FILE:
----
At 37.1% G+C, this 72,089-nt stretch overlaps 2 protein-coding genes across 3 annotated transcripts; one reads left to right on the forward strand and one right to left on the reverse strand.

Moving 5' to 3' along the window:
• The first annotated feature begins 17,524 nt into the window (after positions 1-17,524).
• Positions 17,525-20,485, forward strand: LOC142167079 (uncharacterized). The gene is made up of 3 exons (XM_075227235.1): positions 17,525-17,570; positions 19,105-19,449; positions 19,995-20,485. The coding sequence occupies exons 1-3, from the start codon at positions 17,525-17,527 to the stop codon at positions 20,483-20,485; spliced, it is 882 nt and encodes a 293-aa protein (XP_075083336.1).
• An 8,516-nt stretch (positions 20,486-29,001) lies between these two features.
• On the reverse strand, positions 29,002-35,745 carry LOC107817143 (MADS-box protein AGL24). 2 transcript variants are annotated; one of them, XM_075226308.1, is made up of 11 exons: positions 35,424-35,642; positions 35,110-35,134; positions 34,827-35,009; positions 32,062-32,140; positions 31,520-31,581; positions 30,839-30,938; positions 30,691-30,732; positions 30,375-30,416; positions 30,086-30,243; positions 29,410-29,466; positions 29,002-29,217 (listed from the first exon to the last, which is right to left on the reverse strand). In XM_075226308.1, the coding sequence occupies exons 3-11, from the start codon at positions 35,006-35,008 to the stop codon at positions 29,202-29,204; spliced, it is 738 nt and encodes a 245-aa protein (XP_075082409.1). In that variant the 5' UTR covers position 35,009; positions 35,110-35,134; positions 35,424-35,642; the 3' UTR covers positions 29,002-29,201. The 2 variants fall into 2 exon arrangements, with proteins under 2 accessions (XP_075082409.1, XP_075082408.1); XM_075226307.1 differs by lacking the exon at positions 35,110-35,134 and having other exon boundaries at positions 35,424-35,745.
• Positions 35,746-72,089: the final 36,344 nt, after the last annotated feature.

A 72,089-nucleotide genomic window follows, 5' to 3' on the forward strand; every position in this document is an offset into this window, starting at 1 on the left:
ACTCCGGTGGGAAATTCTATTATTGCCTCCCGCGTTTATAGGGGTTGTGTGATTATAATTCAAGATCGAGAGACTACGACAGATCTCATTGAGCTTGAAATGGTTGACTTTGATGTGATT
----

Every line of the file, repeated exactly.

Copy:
At 37.1% G+C, this 72,089-nt stretch overlaps 2 protein-coding genes across 3 annotated transcripts; one reads left to right on the forward strand and one right to left on the reverse strand.

Moving 5' to 3' along the window:
• The first annotated feature begins 17,524 nt into the window (after positions 1-17,524).
• Positions 17,525-20,485, forward strand: LOC142167079 (uncharacterized). The gene is made up of 3 exons (XM_075227235.1): positions 17,525-17,570; positions 19,105-19,449; positions 19,995-20,485. The coding sequence occupies exons 1-3, from the start codon at positions 17,525-17,527 to the stop codon at positions 20,483-20,485; spliced, it is 882 nt and encodes a 293-aa protein (XP_075083336.1).
• An 8,516-nt stretch (positions 20,486-29,001) lies between these two features.
• On the reverse strand, positions 29,002-35,745 carry LOC107817143 (MADS-box protein AGL24). 2 transcript variants are annotated; one of them, XM_075226308.1, is made up of 11 exons: positions 35,424-35,642; positions 35,110-35,134; positions 34,827-35,009; positions 32,062-32,140; positions 31,520-31,581; positions 30,839-30,938; positions 30,691-30,732; positions 30,375-30,416; positions 30,086-30,243; positions 29,410-29,466; positions 29,002-29,217 (listed from the first exon to the last, which is right to left on the reverse strand). In XM_075226308.1, the coding sequence occupies exons 3-11, from the start codon at positions 35,006-35,008 to the stop codon at positions 29,202-29,204; spliced, it is 738 nt and encodes a 245-aa protein (XP_075082409.1). In that variant the 5' UTR covers position 35,009; positions 35,110-35,134; positions 35,424-35,642; the 3' UTR covers positions 29,002-29,201. The 2 variants fall into 2 exon arrangements, with proteins under 2 accessions (XP_075082409.1, XP_075082408.1); XM_075226307.1 differs by lacking the exon at positions 35,110-35,134 and having other exon boundaries at positions 35,424-35,745.
• Positions 35,746-72,089: the final 36,344 nt, after the last annotated feature.

A 72,089-nucleotide genomic window follows, 5' to 3' on the forward strand; every position in this document is an offset into this window, starting at 1 on the left:
ACTCCGGTGGGAAATTCTATTATTGCCTCCCGCGTTTATAGGGGTTGTGTGATTATAATTCAAGATCGAGAGACTACGACAGATCTCATTGAGCTTGAAATGGTTGACTTTGATGTGATT